Saigonese Opens in Hartsdale; Tarry Wine’s Spring Classes; Hot Potato Chips at Jake’s Wayback Burgers
Saigonese Opens in Hartsdale (And PS: Run, Don’t Walk); Tarry Wine’s Spring Classes; and Lookout: Fresh, Hot Potato Chips at Jake’s Wayback Burgers!
First Taste: Saigonese Authentic Vietnamese Cuisine
Reader, we stalked the place, regularly driving by 158 S Central Avenue, looking in windows, monitoring progress, and generally making ourselves a nuisance. Finally, during the snow-tastrophe days of last week, Saigonese debuted in Hartsdale. We’re just going to say it now: Run, don’t walk.
I mean, could there be a restaurant whose debut is more timely at this particular moment, when everyone we know is either on a Z-Pak or regularly hawking up hideous, tubercular goo? Between rampant norovirus, pneumonia, and the flu—whoops, it’s rumored that they screwed up the vaccine strain this year!—we’re all practically dropping like flies in our need for the health-giving properties of hot, beefy pho.
Until now, there has been no pho in Westchester, so we clawed our way over a snow bank, and, even with ice melting into our shoes, we were happy to get in the door at Saigonese. The digs are modest and appear only slightly changed from the space’s previous iteration as Tuscany Red Barn Pizza, but if great pho can be slung between Mediterranean arches and sunset-colored walls, then this is where it’ll happen. Now, remember: First Tastes are not reviews—Saigonese had only been open for four days when we visited, and that’s way too soon to judge—but most of the dishes we tried here are worth some soggy ankles and more.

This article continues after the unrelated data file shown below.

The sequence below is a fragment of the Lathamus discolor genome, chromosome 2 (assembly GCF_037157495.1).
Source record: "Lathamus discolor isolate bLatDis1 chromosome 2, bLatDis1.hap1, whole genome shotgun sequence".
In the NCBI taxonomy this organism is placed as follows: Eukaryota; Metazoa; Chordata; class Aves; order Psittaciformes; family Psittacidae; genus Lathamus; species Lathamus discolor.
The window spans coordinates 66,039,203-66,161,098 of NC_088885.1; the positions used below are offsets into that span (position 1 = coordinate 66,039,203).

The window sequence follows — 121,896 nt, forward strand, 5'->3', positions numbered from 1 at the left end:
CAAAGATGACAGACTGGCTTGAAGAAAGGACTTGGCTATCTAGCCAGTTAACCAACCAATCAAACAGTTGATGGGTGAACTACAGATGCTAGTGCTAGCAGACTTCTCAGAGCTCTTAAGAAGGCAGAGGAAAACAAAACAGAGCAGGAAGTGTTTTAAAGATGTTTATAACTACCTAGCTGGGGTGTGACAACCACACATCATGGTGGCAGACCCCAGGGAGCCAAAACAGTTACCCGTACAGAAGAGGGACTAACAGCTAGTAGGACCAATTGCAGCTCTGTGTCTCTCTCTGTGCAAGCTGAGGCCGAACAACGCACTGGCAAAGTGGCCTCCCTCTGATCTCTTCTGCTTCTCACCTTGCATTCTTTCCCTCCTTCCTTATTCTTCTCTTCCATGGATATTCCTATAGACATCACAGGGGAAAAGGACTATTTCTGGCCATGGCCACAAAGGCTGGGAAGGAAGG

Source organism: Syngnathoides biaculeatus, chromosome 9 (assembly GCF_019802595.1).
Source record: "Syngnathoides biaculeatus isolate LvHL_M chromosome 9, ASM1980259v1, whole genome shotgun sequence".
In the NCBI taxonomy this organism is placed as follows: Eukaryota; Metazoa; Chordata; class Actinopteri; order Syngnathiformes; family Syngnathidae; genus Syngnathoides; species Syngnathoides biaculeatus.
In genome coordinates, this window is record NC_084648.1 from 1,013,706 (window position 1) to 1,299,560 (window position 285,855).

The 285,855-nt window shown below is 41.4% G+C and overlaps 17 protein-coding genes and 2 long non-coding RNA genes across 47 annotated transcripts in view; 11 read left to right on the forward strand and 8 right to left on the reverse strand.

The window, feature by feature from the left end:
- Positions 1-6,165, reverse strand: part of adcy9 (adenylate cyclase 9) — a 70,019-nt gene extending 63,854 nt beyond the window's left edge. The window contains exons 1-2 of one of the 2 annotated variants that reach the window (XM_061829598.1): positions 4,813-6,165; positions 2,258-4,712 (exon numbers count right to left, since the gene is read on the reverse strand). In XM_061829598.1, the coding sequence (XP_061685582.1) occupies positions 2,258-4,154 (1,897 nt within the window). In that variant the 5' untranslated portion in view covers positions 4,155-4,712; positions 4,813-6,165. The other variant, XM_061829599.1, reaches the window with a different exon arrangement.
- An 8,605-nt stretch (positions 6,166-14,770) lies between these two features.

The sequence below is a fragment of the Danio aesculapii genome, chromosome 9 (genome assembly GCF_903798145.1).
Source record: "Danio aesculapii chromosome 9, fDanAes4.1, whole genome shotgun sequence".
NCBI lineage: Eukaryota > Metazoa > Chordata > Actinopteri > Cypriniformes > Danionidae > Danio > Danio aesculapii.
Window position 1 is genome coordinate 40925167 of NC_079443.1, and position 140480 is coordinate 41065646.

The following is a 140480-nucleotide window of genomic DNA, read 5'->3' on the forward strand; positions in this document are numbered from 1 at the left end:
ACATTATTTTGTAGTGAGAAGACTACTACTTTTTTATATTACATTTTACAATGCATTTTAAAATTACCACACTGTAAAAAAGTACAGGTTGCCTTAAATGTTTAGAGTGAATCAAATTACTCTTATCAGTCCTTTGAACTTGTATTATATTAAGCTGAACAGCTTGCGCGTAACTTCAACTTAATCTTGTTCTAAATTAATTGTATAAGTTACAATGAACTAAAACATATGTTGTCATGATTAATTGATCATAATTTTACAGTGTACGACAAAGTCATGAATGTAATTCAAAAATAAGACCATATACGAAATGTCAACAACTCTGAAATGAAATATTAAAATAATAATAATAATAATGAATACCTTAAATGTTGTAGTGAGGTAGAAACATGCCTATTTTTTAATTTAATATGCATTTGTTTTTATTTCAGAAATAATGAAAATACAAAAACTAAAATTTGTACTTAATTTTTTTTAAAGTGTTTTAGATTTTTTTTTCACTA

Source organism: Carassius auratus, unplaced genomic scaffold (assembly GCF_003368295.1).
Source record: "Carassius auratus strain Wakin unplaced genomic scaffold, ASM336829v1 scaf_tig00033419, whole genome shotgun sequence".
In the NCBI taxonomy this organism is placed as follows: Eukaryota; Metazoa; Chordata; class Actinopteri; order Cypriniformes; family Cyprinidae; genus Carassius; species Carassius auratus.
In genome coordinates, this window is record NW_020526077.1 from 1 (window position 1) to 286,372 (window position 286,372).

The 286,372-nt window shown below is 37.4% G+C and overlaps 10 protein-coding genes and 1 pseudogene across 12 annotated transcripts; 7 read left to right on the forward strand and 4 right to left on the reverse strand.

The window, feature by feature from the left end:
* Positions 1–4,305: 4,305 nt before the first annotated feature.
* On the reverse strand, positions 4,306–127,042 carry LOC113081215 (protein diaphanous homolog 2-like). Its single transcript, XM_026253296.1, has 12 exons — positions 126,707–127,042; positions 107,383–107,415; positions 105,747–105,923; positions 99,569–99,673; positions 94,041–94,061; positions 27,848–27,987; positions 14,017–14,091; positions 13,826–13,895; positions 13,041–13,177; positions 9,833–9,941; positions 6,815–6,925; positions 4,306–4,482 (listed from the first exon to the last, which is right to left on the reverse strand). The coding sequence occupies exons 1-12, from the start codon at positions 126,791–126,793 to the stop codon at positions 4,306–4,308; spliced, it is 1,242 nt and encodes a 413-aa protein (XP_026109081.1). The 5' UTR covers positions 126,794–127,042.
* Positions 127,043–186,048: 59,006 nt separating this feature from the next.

We started with two orders of summer rolls ($6 each) and, while the standard shrimp/lettuce/vermicelli/mint version was lovely, the “exotic Saigon roll” was the knockout of the whole meal. Transparent rice-paper wrappers revealed diagonal slices of dried Vietnamese sausage (similar, if not identical, to the delicious dry sweet sausages of China, and, for that matter, Thailand). These were delightfully countered by a julienne of sweet, crunchy jicama. Add creamy scrambled egg, vermicelli, holy basil, and a small dipping bowl of nutty black-bean sauce, and you have two taut rolls of delicious, multi-textured happiness. Also seductive was a starter of bahn cuon cha lua (steamed rice crêpes, $9), where the silken, pillowy white crêpes were rolled around carnivorous fillings of pork and mushrooms; plus, they come served with heroin-like deep-fried shallots, cucumber, sprouts, funky fish sauce and a fresh, creamy Vietnamese sausage, which bears a titillating similarity to mortadella. Yes, Baby, please.
Saigonese is small and still getting its legs, yet it was mobbed despite a low-key launch and (when I made repeated calls) a virtually unanswered phone. I visited on the night after the snow-pocalypse and, still, not one table was empty and some arrivals were left standing. Understandably, the pacing of our meal was slow. Expect a few growing pains at Saigonese—nothing major—but if you’re a finicky, clock-watching diner, you might want to give Saigonese some time. I will say that every complaint was handled swiftly and with a real eagerness to please.